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Monkeypox: EU Signs Agreement To Buy Around 110,000 Vaccine Doses For Use Against Virus

Stella Kyriakides stated on June 14 that she had signed an agreement on behalf of member states to purchase around 110,000 doses of a monkeypox vaccine.


Image: Shutterstock/Representative/AP

Stella Kyriakides, the European Commissioner for Health, stated on June 14 that she had signed an agreement on behalf of member states to purchase around 110,000 doses of a monkeypox vaccine. The European Commission has purchased third-generation smallpox vaccines that are effective against the monkeypox virus through the Health Emergency Preparedness and Response Authority (HERA) and the EU4Health mechanism. The first vaccine deliveries are scheduled for the end of June.

"This is the first time that we are using EU funds in order to purchase vaccines that we can then distribute to member states," Kyriakides remarked at the EPSCO health council's doorway.

During a news conference on June 8, Sylvie Briand, the director of the World Health Organization's (WHO) global infectious hazard preparedness section, verified that the smallpox vaccine may be used for monkeypox with a high level of efficacy. Vaccines will not be utilised for mass immunisation, but rather for specific groups, according to Kyriakides, because the virus spreads through close skin-to-skin contact.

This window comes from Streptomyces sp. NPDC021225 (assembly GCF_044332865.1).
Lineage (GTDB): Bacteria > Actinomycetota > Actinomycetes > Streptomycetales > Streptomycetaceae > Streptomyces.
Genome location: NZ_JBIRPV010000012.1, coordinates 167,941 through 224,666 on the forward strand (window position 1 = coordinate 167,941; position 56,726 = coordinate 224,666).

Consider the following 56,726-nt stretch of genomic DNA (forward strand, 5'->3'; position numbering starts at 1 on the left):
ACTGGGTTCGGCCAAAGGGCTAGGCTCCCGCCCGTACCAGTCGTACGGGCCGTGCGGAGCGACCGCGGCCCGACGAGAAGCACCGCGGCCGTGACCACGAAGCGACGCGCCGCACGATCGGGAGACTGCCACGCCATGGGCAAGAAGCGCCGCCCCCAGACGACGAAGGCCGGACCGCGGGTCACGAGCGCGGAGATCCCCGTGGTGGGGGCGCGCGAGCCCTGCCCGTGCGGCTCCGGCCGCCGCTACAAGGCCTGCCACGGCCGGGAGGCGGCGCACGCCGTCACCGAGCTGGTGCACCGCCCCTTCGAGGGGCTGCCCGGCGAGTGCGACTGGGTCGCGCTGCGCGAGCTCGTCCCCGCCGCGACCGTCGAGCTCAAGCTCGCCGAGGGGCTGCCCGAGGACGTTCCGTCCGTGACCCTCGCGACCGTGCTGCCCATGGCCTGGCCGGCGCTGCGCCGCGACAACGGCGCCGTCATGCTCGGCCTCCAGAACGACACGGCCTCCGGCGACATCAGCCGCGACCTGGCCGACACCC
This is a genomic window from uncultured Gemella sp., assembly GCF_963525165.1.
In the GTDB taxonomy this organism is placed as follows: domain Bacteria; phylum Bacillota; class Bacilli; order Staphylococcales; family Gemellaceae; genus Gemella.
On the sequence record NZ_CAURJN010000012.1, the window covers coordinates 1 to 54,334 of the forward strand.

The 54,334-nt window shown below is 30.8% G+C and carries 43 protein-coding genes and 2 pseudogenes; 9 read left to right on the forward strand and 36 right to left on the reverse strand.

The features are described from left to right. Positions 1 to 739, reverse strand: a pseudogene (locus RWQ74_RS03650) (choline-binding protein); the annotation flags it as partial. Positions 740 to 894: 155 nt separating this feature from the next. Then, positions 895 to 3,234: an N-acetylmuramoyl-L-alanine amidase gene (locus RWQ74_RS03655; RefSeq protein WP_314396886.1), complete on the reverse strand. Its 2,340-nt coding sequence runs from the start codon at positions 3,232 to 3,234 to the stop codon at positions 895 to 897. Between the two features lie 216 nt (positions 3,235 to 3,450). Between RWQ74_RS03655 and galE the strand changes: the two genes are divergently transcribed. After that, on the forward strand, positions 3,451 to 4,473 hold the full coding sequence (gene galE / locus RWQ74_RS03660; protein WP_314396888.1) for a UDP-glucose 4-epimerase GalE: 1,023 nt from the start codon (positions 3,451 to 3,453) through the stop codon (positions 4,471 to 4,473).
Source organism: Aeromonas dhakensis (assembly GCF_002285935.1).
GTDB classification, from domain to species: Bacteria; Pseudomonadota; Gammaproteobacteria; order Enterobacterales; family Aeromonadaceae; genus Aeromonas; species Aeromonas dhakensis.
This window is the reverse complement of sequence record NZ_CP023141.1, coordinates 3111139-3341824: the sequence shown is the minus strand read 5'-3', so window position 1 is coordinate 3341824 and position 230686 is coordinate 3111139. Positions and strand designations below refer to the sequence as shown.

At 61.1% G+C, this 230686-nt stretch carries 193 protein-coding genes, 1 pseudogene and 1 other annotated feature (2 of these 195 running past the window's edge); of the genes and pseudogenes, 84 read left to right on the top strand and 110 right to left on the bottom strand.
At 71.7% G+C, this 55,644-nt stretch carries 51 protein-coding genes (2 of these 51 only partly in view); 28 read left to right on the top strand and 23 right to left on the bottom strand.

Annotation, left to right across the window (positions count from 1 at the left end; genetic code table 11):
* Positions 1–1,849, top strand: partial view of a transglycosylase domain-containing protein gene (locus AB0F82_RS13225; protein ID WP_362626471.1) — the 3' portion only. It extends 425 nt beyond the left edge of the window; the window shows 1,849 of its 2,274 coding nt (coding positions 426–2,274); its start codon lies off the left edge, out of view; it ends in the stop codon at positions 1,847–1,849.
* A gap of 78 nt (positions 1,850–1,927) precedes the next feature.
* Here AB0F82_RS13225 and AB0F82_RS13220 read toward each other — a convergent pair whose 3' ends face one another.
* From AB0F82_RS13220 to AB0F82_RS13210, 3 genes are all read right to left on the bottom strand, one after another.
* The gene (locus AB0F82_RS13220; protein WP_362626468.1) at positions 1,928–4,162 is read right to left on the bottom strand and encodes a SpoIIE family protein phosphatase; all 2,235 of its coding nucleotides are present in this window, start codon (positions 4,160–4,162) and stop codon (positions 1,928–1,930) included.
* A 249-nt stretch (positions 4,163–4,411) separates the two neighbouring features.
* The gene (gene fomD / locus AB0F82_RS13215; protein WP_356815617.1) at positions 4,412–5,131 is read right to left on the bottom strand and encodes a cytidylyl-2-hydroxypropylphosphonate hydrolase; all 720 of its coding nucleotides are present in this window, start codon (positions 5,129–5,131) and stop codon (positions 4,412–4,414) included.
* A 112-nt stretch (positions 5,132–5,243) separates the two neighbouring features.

"Vaccination will be limited to very specific cases as the transmissibility of the risk from the virus is not comparable, for instance, to the risks that we know in the context of COVID," she added.

Virus' transmission occurs during sexual contact: ECDC Director

Andrea Ammon, Director of the European Centre for Disease Prevention and Control (ECDC), stated that monkeypox is not easily transferred among people during an interaction with Parliament's health committee (ENVI) on June 14. "In the ongoing outbreak, the location of the lesion suggests that transmission occurs during sexual contact," Ammon noted. The majority of cases have been observed among guys who have intercourse with other men, however, it is crucial to note that it can affect any population. 

Monkeypox is a contagious virus disseminated by direct contact with an infected person, animal, or contaminated object. Fever, muscle aches, swollen lymph nodes, and a rash that resembles chickenpox or syphilis are all possible symptoms. Though the disease can be fatal and is especially risky to pregnant women and children, most people recover on their own within a few weeks.

Although the disease is well-known, scientists and public health officials were startled when it was discovered in Europe and North America in May. Monkeypox is most commonly found in parts of Africa, where it is thought to be spread by rats, and instances outside of these regions are frequently associated with travel. The number and distribution of monkeypox cases outside of Africa, as well as genetic data, show that the virus has been spreading for longer and on a bigger scale than experts realised.

Image: Shutterstock/Representative/AP

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